A New Challenge

A lot has happened in the eight days since I last posted something here, and to be frank a lot will happen in the days and weeks to come. Thankfully it seems no one really missed “Shelf Reflections” too much, so…

Anyway, I’m excited! Not just because of certain life circumstances and decisions to make at this juncture (it’s actually terrifying more than anything else), but because I am going to embark on a journey that I think it’s high time to start:

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That’s right, folks – I’m going to read War and Peace. All of it, cover to cover.

Don’t get me wrong; I don’t want to sound reckless or itinerant, and I’m not going to turn every post from this point forward into a BuzzFeed-esque list of “10 Ways Anna Pavlovna Scherer Is Just A More Articulate Mrs. Weasley,” etc. (Sorry.) As with almost every book I encounter, though, I want to read a good story, and I hope to figure out what it is about the book that lends it such weight and prestige in the history of literature.

I’m also going to hold myself to a daily commitment of about 20 pages a day. The edition I have (footnotes, intro, and appendices excluded) is just over 1300 pages in length – a 65-day project, if all goes well. (Future Chris: It won’t. But there’s no reason not to try.)

Nevertheless, it’s the kind of challenge I relish, and I suspect the rewards will far outweigh the effort…and hopefully the book itself. Onwards!

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About csquaredetc

I'm a graduate student in English at the University of Pennsylvania (or "Penn" for short). My most prolific writing is on The Hong Kong Project, a blog about my former experience as an exchange student: thehkproject.wordpress.com
This entry was posted in Books, Miscellaneous, Novels and tagged , , , . Bookmark the permalink.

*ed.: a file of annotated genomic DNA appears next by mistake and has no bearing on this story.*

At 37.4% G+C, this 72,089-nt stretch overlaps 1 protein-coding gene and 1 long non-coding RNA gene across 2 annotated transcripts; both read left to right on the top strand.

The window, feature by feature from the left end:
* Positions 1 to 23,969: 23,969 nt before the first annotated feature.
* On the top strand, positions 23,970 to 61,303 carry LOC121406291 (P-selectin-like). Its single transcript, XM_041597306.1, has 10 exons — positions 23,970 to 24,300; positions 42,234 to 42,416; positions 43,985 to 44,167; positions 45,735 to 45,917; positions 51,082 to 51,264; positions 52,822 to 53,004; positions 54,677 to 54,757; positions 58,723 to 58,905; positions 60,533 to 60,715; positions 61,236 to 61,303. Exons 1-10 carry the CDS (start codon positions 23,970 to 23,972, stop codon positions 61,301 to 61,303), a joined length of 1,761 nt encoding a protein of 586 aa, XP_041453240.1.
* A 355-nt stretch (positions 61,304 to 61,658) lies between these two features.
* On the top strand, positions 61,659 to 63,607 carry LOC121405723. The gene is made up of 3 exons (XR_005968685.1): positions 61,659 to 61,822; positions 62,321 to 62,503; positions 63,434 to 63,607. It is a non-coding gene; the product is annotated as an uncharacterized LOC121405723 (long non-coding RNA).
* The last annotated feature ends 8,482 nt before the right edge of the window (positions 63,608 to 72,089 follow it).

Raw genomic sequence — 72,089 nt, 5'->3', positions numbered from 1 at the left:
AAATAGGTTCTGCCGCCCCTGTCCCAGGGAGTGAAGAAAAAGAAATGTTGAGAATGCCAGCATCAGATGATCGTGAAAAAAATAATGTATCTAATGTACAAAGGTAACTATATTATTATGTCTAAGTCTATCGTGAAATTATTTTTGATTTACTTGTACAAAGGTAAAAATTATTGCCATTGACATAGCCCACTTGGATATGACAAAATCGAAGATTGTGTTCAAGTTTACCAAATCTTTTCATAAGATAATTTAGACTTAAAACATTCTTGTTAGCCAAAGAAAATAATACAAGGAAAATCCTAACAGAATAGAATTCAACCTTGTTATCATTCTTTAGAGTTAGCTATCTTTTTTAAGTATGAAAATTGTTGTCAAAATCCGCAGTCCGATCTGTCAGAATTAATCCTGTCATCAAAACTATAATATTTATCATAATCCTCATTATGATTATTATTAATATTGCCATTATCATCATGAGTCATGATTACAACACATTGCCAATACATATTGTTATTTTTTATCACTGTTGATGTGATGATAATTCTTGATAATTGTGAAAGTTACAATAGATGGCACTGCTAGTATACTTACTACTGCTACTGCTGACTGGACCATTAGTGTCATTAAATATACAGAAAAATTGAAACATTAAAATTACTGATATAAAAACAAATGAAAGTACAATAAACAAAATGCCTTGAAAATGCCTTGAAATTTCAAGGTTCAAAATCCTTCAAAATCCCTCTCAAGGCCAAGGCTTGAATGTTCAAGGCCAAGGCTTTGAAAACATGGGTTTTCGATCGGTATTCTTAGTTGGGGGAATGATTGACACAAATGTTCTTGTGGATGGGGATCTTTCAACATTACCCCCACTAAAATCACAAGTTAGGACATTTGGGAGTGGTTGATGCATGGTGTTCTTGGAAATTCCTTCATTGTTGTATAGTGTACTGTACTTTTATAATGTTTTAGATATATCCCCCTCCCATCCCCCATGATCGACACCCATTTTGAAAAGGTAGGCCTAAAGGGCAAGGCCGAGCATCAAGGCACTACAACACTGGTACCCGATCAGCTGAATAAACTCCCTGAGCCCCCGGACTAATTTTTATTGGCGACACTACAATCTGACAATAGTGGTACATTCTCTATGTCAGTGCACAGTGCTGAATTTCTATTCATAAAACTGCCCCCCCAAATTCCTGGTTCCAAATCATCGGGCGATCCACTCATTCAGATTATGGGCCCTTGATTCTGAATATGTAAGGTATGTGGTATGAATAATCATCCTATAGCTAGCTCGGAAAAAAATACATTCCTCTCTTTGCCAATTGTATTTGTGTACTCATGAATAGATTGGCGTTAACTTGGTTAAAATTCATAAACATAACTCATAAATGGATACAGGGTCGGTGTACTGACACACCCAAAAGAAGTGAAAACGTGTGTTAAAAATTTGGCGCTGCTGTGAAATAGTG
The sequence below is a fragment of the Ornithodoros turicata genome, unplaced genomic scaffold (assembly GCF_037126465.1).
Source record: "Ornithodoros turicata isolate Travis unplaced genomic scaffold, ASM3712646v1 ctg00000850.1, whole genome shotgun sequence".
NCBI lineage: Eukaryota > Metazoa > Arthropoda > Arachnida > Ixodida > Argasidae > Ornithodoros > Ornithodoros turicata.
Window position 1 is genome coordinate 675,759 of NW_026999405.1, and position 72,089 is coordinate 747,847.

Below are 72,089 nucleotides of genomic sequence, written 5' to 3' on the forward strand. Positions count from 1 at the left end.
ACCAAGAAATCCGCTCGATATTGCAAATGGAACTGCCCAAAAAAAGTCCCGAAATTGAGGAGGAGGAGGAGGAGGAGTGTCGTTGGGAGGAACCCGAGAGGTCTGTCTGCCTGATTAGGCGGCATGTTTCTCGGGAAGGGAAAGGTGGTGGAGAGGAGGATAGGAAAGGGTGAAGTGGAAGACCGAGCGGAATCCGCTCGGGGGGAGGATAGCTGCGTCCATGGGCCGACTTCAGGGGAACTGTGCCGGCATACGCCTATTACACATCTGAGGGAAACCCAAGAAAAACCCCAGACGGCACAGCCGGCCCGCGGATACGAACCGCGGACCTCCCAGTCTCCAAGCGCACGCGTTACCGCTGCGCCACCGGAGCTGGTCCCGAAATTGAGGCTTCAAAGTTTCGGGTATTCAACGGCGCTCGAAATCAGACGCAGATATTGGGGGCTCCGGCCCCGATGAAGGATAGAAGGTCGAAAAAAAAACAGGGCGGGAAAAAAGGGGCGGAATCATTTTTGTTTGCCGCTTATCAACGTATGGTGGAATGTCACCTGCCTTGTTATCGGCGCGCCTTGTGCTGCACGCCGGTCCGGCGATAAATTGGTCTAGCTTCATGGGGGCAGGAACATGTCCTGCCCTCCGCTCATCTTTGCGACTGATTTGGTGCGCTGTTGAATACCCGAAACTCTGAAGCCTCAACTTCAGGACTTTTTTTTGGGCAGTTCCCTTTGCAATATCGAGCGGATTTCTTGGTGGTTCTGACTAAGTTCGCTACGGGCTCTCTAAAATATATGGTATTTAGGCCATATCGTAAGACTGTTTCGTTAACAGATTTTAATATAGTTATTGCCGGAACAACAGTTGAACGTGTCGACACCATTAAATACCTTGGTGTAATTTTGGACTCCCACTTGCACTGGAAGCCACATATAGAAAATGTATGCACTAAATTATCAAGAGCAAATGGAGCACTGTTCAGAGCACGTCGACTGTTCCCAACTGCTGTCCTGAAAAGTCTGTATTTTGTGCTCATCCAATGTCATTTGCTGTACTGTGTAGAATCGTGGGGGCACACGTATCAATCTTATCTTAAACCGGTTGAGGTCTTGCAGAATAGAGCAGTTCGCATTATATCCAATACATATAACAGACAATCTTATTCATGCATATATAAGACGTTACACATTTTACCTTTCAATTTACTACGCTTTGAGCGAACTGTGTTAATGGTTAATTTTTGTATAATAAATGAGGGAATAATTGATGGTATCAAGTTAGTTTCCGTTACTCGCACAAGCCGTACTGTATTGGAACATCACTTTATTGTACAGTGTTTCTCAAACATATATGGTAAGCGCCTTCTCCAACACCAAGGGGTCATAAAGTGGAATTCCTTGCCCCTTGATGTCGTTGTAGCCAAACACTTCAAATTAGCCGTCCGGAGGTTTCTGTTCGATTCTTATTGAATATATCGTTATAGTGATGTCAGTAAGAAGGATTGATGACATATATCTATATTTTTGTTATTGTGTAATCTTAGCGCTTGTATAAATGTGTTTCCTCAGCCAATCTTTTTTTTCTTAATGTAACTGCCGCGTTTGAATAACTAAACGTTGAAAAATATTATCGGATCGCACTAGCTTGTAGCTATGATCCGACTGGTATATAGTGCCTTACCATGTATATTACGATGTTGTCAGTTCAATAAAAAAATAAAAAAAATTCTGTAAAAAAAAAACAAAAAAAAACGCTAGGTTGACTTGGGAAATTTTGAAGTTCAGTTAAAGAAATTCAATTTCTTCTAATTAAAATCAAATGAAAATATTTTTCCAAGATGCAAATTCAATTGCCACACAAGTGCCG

2 Responses to A New Challenge

  1. Rick says:

    what has become of you? did you finish war and peace?

    • csquaredetc says:

      Hi Rick! Thanks for your comment – as you can tell, it’s been several years since I last wrote on this blog, so I appreciate your finding the time to read through this post.

      Yes, I did finish War and Peace, although it’s strange to realize that happened over three years ago now! Nevertheless, I remember the feeling of completing Tolstoy’s great novel: it was as if I had floated out of a two-month-long reverie back into the present. I’d been so consumed with his prose and grandeur that, in truth, it has been difficult to feel the same way about other literary works I’ve read since then. Perhaps the closest feeling came with Milton’s Paradise Lost, which I (re-)read, meaningfully, in my first semester of graduate school.

      Speaking of graduate school: that’s where I am now. I’m pursuing my PhD in English literature at the University of Pennsylvania, and I am about to embark on my dissertation. It’s been a long ride so far, and there is a long way to go, but the challenge of reflecting (and now researching) on literature remains as fresh and daunting as ever!

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